The Rhetoric of Probability Mathematics
Author: Terri Palmer
Degree: Ph.D. in Rhetoric, Carnegie Mellon University, 2005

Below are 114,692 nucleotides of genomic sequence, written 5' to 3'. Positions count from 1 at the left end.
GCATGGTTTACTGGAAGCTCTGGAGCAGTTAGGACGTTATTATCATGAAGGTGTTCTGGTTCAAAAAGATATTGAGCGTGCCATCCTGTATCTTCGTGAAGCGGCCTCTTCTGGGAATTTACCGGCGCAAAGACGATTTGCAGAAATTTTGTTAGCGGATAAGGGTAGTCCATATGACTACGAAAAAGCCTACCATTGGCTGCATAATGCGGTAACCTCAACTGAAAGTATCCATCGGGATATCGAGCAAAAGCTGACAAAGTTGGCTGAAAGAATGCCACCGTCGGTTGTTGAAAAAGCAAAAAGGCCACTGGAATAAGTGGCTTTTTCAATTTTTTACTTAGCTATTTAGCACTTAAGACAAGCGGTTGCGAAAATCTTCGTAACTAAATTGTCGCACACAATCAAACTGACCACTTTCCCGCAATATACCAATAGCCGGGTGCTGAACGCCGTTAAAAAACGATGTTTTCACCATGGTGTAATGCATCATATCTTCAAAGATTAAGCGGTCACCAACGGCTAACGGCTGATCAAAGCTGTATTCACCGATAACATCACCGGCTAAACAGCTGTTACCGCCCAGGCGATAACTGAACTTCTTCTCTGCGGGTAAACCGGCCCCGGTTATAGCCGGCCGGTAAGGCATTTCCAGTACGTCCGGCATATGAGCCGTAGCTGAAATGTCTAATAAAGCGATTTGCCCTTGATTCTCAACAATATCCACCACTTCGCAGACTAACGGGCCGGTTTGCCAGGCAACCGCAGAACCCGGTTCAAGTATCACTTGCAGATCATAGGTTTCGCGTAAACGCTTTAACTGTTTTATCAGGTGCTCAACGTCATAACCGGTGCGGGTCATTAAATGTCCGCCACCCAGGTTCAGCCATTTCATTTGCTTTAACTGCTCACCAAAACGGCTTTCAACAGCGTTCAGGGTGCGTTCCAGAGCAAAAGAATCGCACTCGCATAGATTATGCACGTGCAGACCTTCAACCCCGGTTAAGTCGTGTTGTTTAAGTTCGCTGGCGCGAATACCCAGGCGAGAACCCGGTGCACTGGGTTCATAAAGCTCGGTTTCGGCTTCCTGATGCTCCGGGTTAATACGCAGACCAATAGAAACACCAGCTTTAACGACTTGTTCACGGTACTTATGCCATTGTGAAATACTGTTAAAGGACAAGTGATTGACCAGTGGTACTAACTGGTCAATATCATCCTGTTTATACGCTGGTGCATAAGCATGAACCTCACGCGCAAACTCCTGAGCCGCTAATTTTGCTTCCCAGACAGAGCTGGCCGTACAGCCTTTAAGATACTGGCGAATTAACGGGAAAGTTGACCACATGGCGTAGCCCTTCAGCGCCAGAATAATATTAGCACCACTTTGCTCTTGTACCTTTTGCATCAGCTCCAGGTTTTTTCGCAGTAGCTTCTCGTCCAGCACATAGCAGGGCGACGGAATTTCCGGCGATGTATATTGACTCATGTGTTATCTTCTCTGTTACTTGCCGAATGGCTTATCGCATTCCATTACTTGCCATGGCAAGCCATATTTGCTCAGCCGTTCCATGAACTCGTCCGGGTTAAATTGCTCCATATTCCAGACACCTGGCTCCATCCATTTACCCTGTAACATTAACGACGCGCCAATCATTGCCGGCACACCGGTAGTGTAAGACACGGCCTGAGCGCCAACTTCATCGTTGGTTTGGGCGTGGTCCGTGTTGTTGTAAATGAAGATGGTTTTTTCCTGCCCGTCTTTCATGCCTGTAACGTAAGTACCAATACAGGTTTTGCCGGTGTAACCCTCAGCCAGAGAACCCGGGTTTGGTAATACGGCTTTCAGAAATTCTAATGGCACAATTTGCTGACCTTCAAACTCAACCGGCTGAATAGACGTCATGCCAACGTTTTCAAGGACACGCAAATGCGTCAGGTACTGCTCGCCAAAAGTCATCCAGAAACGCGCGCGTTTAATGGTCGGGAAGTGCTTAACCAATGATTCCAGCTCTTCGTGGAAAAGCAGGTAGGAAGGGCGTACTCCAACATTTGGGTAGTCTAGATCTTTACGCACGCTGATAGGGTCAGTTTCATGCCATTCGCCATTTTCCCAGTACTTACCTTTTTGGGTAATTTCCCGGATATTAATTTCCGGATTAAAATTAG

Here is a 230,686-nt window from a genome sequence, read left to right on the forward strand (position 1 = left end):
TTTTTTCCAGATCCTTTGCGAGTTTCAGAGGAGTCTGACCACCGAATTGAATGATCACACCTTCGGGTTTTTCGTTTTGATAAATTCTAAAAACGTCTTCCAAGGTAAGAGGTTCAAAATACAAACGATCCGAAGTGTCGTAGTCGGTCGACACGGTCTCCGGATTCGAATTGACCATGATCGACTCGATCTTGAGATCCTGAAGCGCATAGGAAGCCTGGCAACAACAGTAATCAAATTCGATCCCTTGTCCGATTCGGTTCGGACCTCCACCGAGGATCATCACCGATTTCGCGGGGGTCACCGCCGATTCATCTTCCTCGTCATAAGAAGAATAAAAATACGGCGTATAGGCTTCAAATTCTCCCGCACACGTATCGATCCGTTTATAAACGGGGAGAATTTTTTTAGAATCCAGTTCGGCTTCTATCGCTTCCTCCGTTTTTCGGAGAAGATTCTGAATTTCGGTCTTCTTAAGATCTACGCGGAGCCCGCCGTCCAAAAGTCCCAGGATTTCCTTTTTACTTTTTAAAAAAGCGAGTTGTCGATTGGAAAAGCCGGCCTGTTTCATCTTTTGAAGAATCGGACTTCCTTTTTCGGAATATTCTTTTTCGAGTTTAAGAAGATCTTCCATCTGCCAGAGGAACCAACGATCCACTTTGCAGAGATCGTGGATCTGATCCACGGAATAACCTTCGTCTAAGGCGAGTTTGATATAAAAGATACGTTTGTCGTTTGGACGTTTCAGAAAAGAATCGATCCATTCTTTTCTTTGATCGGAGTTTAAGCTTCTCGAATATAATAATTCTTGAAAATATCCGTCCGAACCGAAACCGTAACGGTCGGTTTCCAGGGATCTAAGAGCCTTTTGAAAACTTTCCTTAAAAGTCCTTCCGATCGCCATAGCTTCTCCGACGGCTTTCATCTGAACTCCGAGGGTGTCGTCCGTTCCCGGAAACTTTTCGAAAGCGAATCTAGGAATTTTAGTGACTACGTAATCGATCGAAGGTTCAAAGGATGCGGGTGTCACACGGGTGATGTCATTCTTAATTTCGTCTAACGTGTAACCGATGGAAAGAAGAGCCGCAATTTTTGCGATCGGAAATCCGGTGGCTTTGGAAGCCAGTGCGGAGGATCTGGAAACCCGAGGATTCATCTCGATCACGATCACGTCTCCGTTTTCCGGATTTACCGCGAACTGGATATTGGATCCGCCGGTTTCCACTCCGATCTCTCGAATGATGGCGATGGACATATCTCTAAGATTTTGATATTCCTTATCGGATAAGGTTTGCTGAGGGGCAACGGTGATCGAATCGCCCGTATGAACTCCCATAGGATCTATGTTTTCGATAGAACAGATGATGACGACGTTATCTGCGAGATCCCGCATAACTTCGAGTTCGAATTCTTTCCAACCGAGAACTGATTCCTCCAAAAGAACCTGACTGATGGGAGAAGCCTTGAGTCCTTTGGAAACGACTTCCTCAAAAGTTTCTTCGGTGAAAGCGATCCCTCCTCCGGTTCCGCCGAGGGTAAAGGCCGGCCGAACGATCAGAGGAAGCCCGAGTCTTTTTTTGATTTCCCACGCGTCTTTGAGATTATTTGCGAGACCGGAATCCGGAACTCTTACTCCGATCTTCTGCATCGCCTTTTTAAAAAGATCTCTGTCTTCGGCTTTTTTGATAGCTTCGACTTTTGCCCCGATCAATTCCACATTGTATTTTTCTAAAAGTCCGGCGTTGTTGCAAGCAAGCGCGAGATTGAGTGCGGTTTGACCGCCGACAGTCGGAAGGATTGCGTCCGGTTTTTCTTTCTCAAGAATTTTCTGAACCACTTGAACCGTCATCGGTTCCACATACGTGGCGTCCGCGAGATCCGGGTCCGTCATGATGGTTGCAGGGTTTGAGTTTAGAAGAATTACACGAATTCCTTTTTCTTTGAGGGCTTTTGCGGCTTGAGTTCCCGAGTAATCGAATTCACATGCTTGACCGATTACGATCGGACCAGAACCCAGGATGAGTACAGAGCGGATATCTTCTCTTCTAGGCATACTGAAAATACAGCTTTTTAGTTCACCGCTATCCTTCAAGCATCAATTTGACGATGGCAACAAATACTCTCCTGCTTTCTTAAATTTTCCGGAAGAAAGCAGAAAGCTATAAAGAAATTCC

This dissertation discusses the rhetorical aspects of mathematical theory about the probable from a historical perspective. While today the term "probability" is considered a mathematical term, this is an historically recent development; before the mid-seventeenth century or so, the term was used extensively in forensic rhetoric but had no mathematical definition at all. I discuss the uses of this term as a specifically rhetorical term and then go on to discuss the history of probability mathematics, focusing on the earliest works of true probability mathematics, the mid-seventeenth century The Art of Thinking and Jakob Bernoulli's early eighteenth-century Ars Conjectandi. My contention is that handbooks of forensic rhetoric (such as the Ad Herennium, De Inventione, and parts of Quintilian's Institutio Oratoria) bore striking resemblances to the use of probability in Bernoulli and the Port-Royalists' texts and were texts that both parties were familiar with. My dissertation builds on previous research by arguing that these similarities are much more striking than had previously been noted.